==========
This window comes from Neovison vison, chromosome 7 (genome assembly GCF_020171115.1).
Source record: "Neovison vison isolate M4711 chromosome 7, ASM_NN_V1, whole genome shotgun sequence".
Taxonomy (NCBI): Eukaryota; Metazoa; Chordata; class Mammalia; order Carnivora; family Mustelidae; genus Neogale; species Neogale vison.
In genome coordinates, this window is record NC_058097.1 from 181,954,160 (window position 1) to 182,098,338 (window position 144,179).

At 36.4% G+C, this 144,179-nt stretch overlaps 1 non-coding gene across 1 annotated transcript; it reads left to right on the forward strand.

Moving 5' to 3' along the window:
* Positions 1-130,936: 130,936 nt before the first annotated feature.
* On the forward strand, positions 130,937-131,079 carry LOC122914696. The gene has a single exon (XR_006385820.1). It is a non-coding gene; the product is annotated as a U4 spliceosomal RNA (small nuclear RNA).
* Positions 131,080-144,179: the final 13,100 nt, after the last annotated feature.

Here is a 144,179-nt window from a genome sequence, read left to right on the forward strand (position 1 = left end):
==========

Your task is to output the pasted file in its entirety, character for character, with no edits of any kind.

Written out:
This window comes from Neovison vison, chromosome 7 (genome assembly GCF_020171115.1).
Source record: "Neovison vison isolate M4711 chromosome 7, ASM_NN_V1, whole genome shotgun sequence".
Taxonomy (NCBI): Eukaryota; Metazoa; Chordata; class Mammalia; order Carnivora; family Mustelidae; genus Neogale; species Neogale vison.
In genome coordinates, this window is record NC_058097.1 from 181,954,160 (window position 1) to 182,098,338 (window position 144,179).

At 36.4% G+C, this 144,179-nt stretch overlaps 1 non-coding gene across 1 annotated transcript; it reads left to right on the forward strand.

Moving 5' to 3' along the window:
* Positions 1-130,936: 130,936 nt before the first annotated feature.
* On the forward strand, positions 130,937-131,079 carry LOC122914696. The gene has a single exon (XR_006385820.1). It is a non-coding gene; the product is annotated as a U4 spliceosomal RNA (small nuclear RNA).
* Positions 131,080-144,179: the final 13,100 nt, after the last annotated feature.

Here is a 144,179-nt window from a genome sequence, read left to right on the forward strand (position 1 = left end):